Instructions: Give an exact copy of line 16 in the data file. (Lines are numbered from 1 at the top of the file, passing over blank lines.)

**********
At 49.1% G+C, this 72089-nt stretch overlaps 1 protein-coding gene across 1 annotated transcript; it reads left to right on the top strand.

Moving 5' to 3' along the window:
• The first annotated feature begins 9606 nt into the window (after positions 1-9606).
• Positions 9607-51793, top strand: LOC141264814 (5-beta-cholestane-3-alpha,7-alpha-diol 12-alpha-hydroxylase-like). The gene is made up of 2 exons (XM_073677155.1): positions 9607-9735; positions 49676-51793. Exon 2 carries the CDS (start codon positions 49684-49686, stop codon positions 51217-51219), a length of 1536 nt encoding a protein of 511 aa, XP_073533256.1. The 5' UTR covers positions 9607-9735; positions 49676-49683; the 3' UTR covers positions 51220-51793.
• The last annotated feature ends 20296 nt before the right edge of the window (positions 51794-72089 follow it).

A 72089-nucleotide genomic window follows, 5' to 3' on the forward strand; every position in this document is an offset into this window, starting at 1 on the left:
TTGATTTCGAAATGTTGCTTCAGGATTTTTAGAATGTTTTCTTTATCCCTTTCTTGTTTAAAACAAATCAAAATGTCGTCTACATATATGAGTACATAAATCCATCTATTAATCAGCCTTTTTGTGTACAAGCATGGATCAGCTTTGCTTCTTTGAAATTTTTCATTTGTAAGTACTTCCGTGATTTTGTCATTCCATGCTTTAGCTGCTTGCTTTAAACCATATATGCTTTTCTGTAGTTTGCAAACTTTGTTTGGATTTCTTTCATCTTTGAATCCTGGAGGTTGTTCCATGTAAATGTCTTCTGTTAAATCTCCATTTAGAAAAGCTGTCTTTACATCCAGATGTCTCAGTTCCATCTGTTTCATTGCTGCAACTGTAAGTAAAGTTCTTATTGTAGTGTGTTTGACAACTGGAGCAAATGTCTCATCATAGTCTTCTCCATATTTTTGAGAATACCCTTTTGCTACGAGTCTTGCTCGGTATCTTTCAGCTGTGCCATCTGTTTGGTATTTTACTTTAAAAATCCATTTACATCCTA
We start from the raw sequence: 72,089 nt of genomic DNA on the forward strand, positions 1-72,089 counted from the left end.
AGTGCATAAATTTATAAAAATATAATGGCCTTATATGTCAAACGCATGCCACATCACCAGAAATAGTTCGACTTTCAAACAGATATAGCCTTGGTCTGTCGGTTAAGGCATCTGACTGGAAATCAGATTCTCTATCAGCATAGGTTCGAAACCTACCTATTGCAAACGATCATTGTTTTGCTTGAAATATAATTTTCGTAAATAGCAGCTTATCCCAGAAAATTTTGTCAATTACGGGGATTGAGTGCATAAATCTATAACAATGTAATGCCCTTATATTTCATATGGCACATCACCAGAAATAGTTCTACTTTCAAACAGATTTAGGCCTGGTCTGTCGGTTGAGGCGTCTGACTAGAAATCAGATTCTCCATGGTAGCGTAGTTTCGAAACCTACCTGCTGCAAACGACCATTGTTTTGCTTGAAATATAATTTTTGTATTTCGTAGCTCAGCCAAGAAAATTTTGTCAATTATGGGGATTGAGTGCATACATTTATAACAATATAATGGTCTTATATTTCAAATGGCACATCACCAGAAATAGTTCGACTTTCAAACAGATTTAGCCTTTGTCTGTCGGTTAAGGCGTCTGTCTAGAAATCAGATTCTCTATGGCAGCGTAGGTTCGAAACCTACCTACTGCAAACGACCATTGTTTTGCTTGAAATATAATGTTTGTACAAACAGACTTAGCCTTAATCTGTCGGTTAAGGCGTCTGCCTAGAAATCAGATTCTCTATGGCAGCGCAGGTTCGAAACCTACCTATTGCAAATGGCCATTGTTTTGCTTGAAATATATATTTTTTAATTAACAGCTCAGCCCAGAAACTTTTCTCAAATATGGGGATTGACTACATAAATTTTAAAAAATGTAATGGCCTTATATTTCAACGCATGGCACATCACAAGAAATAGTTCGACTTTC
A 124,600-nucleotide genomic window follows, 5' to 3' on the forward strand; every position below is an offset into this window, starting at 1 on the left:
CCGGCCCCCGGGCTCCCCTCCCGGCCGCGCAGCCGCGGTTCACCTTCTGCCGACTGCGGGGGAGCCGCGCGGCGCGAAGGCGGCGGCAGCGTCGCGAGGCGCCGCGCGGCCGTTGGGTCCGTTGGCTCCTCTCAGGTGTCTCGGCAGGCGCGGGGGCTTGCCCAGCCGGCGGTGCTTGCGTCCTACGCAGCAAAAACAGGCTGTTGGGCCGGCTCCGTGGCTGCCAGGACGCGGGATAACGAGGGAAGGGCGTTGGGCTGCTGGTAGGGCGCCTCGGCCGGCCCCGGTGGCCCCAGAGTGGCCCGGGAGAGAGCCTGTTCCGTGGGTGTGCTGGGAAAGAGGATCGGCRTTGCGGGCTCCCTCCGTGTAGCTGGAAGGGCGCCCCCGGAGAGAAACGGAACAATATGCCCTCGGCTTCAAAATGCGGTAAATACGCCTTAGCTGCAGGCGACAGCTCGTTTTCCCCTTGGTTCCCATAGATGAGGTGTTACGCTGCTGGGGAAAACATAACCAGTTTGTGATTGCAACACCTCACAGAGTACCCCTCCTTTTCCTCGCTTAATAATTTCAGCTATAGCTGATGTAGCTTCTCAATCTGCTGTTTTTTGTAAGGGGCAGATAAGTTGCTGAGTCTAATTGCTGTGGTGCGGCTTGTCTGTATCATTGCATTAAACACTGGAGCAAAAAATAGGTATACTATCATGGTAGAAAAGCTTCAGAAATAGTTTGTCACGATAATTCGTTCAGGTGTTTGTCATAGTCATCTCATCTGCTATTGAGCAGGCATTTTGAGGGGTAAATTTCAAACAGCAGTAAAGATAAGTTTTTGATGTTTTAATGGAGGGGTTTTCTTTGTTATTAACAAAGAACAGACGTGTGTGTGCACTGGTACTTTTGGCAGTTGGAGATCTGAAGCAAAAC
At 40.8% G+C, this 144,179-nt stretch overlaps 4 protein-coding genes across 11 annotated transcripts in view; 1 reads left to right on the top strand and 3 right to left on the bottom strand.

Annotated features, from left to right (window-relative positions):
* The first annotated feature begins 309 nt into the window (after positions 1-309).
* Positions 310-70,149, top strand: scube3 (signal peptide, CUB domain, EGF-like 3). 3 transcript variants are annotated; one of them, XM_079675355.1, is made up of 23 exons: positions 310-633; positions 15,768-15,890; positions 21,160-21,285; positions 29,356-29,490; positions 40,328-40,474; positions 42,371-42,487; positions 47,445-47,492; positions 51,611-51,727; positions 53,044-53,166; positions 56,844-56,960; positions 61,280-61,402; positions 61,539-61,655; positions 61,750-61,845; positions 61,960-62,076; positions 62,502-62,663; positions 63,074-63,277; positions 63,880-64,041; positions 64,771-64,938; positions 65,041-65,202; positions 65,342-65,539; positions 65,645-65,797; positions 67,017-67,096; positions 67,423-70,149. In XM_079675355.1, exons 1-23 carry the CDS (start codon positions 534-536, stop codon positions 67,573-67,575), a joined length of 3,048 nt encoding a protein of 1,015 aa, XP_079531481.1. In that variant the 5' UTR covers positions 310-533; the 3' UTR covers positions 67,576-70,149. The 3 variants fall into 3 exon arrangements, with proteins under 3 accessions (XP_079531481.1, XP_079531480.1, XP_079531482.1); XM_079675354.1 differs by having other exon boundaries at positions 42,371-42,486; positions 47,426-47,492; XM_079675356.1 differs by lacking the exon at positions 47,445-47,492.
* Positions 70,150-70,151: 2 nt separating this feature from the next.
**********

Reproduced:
* Positions 70,150-70,151: 2 nt separating this feature from the next.